Another option is a formal will drawn up by a notaire and witnessed by two notaires, or one notaire and two witnesses. You can discuss this option directly with your notaire.


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How do EU inheritance laws impact me?

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Lasting power of attorney

Sadly, ageing can bring other issues. With people living considerably longer nowadays, it’s prudent to consider how to deal with the prospect of loss of mental as well as physical capacity – one’s own or that of a loved one.

If you’ve had ‘the conversation’ before such an eventuality arises, partners can help each other make difficult decisions as to their future welfare, care and plans, and whether that involves returning to the UK or remaining in France.

In the UK, you can speak to a specialist solicitor about the possibility of making a lasting power of attorney (LPA) to deal with all your property and finances and/or your health and welfare to make sure your wishes are respected. These allow you to choose the people you trust and want to act on your behalf should you later begin to lose your ability to manage your personal affairs because of physical or mental incapacity. This would take effect during your lifetime, only if it was needed, and is completely separate to a will.

Creating an LPA gives you the reassurance that you know who’ll make the decisions for you if you cannot make them for yourself, someone you know for sure will act in your best interests. Putting one in place puts you in control and once needed, saves considerable difficulty, expense and time should your family later need to make decisions for you.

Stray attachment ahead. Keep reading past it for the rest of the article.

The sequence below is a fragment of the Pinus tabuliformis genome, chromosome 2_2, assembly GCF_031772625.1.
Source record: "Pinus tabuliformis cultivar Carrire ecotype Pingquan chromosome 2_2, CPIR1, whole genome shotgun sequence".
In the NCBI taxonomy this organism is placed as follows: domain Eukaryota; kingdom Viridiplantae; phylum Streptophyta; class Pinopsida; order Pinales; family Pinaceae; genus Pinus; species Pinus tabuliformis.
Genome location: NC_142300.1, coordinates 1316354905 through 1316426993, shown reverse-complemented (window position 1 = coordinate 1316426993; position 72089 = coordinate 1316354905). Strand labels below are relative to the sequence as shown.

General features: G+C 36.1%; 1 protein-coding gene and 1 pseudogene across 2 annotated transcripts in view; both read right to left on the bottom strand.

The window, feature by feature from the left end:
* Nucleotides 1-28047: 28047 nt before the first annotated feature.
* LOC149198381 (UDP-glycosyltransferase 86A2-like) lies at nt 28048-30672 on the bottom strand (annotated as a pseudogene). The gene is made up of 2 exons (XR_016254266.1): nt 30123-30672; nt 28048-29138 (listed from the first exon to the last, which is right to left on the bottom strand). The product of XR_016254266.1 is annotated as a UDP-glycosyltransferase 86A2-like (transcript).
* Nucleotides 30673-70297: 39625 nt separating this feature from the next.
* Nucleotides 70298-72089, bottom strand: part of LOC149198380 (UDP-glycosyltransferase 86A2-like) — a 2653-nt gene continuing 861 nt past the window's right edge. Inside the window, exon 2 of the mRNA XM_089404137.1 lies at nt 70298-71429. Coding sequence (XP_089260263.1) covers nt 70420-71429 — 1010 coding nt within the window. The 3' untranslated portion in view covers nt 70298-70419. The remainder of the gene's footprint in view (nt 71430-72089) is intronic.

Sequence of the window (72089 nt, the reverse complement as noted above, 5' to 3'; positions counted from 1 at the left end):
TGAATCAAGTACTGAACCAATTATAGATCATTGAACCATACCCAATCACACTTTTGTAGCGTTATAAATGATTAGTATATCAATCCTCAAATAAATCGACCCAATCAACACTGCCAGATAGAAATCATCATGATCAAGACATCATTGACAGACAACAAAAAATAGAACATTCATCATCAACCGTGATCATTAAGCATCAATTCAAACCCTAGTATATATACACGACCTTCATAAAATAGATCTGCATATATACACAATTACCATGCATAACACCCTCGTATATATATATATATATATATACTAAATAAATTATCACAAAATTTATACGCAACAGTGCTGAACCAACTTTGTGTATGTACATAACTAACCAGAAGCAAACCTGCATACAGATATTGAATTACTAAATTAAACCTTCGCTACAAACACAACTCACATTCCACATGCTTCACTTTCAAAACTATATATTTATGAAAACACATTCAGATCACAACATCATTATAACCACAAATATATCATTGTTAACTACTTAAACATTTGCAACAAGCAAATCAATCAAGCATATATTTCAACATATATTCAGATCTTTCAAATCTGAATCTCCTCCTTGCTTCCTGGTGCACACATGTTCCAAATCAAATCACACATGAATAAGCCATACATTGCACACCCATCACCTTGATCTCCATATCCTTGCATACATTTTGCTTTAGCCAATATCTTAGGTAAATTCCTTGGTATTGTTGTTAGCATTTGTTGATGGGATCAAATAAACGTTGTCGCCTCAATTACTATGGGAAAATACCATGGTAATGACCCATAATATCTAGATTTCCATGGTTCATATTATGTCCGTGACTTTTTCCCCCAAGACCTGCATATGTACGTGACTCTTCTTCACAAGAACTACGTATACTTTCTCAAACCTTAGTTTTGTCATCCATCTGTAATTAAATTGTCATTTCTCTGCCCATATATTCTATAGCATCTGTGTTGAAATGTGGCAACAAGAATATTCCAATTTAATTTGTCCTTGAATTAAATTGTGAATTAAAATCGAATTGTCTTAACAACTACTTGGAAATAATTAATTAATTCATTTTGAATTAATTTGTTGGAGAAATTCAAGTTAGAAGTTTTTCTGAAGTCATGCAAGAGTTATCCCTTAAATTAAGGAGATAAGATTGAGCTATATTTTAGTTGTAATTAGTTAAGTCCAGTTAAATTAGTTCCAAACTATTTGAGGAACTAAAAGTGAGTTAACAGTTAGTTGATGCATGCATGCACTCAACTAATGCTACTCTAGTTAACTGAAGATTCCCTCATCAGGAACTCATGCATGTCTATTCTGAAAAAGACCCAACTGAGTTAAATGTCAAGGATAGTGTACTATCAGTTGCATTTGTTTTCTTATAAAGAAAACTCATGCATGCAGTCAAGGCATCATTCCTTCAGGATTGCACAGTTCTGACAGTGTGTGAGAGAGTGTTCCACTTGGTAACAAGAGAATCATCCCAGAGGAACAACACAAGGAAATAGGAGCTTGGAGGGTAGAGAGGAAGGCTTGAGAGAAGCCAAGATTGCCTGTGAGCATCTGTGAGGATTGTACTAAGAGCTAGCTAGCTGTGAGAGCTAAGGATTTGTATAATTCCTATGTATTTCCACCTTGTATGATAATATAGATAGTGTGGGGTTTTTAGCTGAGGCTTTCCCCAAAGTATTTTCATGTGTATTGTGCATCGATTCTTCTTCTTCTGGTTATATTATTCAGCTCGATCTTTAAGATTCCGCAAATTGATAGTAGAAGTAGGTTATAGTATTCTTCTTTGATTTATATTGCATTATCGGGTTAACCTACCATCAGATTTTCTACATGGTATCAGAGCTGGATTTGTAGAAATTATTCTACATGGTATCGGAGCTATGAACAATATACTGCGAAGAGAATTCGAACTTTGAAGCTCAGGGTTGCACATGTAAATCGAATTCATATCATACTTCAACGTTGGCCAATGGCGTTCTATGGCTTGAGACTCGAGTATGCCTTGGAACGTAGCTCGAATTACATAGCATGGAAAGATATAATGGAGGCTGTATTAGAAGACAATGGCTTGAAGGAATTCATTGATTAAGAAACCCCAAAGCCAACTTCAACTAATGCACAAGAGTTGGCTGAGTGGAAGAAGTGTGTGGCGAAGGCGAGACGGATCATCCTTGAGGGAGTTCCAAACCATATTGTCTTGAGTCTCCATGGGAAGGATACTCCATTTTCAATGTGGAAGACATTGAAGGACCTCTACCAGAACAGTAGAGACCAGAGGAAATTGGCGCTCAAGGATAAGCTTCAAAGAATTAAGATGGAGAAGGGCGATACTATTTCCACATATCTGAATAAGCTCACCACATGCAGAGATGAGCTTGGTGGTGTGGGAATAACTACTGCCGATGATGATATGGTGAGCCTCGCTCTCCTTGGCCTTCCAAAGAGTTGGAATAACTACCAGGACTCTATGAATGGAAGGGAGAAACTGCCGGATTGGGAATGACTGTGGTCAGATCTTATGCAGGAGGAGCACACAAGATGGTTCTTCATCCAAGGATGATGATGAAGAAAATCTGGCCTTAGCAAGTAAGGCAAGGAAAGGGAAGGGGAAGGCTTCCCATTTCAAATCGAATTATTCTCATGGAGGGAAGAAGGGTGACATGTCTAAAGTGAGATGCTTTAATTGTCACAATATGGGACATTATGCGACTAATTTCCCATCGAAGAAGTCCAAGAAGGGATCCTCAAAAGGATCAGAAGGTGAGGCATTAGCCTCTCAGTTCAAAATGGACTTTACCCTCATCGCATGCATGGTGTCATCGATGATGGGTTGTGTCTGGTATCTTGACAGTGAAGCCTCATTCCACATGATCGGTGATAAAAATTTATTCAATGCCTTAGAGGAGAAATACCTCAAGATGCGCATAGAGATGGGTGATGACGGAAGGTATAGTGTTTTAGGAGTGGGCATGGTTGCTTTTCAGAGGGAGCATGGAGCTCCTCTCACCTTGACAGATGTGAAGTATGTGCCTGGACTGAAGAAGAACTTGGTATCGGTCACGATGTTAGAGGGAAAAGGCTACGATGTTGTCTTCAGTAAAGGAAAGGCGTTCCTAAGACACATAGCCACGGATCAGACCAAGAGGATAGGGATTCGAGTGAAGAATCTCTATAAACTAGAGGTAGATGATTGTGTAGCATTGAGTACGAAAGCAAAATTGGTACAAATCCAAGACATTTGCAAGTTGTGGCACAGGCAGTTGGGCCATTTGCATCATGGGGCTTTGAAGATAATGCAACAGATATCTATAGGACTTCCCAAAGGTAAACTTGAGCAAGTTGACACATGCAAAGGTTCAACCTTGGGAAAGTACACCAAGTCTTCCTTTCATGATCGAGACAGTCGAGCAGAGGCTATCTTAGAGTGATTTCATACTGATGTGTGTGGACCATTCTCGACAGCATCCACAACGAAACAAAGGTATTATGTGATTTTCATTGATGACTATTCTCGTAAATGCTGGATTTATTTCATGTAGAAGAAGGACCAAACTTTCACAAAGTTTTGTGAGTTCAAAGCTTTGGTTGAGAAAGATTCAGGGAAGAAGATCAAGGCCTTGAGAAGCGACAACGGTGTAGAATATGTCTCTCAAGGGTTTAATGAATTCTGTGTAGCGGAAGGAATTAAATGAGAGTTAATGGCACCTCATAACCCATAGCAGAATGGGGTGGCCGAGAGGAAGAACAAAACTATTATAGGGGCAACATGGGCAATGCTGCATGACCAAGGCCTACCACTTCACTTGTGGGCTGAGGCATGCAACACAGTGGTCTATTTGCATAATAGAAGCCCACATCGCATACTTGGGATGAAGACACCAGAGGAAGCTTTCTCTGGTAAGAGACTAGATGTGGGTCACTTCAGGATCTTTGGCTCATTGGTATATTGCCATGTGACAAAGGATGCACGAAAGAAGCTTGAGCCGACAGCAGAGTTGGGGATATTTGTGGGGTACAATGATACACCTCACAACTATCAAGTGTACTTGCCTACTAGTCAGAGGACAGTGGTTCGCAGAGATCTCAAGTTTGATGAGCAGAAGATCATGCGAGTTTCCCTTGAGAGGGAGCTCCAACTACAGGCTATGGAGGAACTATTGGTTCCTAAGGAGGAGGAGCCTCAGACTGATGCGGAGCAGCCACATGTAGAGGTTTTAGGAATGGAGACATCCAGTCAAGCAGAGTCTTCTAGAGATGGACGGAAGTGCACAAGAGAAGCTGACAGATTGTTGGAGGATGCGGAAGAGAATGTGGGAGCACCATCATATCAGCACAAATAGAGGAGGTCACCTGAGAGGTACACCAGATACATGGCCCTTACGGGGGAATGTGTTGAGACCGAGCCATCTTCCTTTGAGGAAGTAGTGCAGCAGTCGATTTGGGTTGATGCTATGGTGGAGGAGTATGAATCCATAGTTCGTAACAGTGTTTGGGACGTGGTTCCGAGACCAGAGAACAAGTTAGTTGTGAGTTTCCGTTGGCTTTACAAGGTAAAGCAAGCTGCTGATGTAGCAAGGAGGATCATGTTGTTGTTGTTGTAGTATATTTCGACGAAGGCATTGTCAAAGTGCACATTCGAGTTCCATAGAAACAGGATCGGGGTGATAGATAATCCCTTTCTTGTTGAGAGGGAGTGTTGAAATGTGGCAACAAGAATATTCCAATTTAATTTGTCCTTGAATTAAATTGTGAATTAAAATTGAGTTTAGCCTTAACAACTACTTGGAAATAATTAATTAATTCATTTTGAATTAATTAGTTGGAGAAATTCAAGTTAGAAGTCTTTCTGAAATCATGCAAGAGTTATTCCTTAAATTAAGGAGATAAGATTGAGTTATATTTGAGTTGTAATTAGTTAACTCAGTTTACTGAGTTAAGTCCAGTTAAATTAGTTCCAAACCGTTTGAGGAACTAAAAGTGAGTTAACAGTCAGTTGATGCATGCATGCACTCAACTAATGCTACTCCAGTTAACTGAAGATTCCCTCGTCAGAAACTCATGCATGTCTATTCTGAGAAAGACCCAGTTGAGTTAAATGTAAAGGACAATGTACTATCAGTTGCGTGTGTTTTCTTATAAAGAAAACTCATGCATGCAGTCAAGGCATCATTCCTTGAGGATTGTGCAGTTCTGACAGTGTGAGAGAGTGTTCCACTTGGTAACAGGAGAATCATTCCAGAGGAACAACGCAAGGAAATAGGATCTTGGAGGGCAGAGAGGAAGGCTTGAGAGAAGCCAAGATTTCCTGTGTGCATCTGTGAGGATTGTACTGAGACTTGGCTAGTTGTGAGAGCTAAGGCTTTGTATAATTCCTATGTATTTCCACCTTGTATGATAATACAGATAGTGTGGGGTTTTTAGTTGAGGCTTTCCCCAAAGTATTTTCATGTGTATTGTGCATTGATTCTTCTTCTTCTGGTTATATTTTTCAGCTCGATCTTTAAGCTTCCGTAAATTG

You may also wish to specify the extent to which you would want to have medical intervention or treatments, or to give your partner or children the authority to deal with your property so that they can sign contracts and deeds to allow a property to be sold and your funds repatriated and reinvested for your benefit.

Specialist lawyers can provide practical and legal guidance throughout the LPA creation and registration process, explaining the role of LPAs within the context of your estate planning and helping you focus on the important aspects to ensure that each document suits your own specific requirements.

Mandat de Protection Future

If you’re planning to remain resident in France, you may wish to consider making a similar form of French deed, a Mandat de Protection Future (MPF), and you can discuss this with your notaire. An English adult with full capacity, for example, living in France, could choose either French or English law to apply, so either a French MPF or English LPA could be signed.

The choice of system should be the law of their nationality, the law of their immediately previous habitual residence or their current habitual residence, or the law of the place where their assets are situated.


Related articles

12 things you should know about buying a French property

New European inheritance laws explained